Concise Guide to What is Considered Indoors & Outdoors by MOH


If you’re not counting down the hours and minutes to 29 March after PM Lee’s address today, are you even living in Singapore?

Jokes aside, I’m sure everyone’s aware of the masks-off-when-you’re-outdoors rule that will be kicking in from next Tuesday (29 March) onwards.

But wait ah…

What counts as outdoors?

If you’re as confused as I was regarding what venues count as outdoor venues, don’t worry, because I’ve got you covered.

Indoor Venues

Although it might be easy to assume that by “indoor” the government means “places with air-conditioning”, that’s not the case.

According to the Ministry of Health’s (MOH) guidelines, “indoor venues” include the obvious areas such as within office buildings, shopping malls, libraries and lifts.

Being on public transport also counts as being in an indoor venue, so don’t forget to mask up before you get on the bus in the morning.

Hawker centres, coffeeshops and wet markets are also considered indoor even though they usually aren’t air-conditioned, so don’t say we never tell you to bring a mask along when you’re denied entry to go eat your favourite kway chap ah.

Apart from the aforementioned venues, HDB retail shops and other shophouses also fall under the category of indoor places.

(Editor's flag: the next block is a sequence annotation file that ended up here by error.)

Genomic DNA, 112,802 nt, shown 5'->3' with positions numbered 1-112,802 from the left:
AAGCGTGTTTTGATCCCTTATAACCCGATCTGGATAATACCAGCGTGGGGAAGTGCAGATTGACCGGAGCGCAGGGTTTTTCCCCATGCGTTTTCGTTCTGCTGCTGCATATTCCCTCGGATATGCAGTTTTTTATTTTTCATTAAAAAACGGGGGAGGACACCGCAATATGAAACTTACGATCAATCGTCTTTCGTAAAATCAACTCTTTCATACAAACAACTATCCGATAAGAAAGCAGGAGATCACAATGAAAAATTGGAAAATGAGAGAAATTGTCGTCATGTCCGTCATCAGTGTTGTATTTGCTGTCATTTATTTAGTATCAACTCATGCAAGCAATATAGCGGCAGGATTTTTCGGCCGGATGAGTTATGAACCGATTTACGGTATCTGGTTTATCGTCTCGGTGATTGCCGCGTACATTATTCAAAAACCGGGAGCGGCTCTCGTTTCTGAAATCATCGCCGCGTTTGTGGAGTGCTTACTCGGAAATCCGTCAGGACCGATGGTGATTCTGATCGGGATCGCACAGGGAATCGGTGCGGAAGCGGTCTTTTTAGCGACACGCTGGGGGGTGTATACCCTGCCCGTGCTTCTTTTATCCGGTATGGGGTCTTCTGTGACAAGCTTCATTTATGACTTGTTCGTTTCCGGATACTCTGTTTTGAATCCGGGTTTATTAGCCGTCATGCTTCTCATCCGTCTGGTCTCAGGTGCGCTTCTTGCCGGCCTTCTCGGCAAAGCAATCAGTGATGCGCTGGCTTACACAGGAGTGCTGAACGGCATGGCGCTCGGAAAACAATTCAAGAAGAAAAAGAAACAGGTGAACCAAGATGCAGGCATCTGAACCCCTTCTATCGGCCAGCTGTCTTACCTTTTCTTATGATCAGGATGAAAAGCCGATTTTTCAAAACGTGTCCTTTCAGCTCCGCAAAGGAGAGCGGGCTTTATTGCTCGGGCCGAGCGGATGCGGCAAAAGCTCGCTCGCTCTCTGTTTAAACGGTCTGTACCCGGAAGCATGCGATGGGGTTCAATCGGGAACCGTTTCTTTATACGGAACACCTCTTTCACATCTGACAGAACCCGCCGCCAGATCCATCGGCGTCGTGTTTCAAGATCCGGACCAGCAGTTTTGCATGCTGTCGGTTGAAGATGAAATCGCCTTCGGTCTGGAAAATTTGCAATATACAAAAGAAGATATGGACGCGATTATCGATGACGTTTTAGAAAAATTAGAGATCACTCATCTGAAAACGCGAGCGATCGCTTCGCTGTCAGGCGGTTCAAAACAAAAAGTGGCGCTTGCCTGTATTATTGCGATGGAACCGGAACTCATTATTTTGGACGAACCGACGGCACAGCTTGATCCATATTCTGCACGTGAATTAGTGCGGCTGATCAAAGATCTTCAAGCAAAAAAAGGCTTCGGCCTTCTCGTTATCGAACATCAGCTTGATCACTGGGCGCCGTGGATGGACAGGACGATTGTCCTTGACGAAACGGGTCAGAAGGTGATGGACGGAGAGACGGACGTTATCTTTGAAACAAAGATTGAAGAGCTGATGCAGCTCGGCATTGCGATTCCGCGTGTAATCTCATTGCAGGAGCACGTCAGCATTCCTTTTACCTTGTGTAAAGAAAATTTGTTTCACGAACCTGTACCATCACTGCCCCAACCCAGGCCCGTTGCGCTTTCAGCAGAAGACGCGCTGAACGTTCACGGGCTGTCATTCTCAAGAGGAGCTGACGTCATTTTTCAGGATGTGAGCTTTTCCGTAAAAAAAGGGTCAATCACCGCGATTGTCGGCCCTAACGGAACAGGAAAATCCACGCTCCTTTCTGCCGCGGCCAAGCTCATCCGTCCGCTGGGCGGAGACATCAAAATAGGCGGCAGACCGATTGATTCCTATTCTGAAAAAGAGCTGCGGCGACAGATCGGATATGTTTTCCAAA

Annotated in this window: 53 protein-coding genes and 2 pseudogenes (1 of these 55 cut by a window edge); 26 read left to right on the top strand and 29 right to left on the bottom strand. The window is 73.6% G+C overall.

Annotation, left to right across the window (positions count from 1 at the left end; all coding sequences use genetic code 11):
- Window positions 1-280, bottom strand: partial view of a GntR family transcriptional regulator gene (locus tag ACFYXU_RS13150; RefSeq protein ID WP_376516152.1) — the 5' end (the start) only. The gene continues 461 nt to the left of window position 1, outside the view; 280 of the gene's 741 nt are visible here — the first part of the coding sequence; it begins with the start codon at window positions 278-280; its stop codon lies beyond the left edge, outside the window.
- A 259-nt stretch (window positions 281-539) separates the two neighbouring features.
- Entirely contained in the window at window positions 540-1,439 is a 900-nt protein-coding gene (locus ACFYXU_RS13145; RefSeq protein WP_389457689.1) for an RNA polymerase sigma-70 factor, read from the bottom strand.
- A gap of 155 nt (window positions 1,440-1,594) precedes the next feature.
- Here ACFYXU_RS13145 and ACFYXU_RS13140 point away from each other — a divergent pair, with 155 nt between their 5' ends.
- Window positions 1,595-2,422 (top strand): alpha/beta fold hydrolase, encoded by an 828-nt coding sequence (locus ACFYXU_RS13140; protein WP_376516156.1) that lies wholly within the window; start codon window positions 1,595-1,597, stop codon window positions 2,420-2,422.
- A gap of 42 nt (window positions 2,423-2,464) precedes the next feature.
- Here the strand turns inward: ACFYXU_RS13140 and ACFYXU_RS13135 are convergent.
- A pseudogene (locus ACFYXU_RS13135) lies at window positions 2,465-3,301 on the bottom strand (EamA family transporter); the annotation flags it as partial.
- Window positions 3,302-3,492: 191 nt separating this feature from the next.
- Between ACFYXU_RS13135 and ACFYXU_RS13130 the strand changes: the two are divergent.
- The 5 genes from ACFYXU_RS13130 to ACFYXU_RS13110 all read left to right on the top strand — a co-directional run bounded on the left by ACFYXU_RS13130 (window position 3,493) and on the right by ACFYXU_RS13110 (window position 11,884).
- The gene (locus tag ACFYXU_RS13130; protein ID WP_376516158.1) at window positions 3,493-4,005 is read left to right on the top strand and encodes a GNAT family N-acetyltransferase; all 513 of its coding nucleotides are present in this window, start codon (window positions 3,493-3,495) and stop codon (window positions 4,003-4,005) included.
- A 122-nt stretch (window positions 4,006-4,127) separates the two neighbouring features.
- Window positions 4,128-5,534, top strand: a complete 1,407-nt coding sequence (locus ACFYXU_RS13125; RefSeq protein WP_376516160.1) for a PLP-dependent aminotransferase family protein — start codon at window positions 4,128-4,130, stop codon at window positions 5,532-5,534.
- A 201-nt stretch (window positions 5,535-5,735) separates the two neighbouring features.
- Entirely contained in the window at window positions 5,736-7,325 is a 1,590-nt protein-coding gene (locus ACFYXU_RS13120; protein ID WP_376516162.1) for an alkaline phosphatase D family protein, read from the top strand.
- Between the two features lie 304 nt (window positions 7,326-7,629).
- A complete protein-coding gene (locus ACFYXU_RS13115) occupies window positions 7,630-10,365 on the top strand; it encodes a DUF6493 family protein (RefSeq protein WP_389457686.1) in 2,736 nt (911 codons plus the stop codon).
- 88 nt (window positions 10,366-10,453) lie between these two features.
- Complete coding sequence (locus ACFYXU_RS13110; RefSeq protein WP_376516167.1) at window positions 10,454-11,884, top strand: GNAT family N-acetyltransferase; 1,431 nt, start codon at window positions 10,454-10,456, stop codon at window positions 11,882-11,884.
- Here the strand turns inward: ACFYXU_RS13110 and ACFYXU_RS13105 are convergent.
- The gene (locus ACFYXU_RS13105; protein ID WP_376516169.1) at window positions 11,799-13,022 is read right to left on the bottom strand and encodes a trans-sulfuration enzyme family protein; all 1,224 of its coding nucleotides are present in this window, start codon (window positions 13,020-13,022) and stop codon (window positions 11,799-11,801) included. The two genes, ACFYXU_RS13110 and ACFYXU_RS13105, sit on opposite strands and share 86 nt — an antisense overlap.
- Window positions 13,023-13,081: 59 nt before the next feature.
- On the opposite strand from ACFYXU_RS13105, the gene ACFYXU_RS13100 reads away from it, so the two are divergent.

Lastly, if you’re a student or teacher, you’ll still need to have your mask on when you’re in the classroom, regardless of whether or not it’s air-conditioned.

Outdoor Venues

I don’t think I’ve been more excited to read a list before.

Based on the same guidelines, outdoor venues include the void decks of HDB blocks, the walkways along HDB walkways and fivefoot ways. Open-air sheltered walkways and bridges also count as outdoor areas.

Join our Telegram channel for more entertaining and informative articles at or download the Goody Feed app here: 

And although you’ll need to mask up when you’re on the bus, masks are optional when you’re waiting for the bus at bus stops and naturally ventilated bus interchanges, i.e. bus interchanges that only have free air-con from Mother Nature.

So if you’re at Bishan, you can take your mask off. But don’t go to Bukit Panjang or Boon Lay bus interchange and say that you’re allowed to go in without a mask, ok?

And of course, areas such as parks, fields and nature trails are also outdoor areas, so you don’t have to wear a mask the next time you want to get closer to nature.


Read Also:

Featured Image: Damian Lugowski /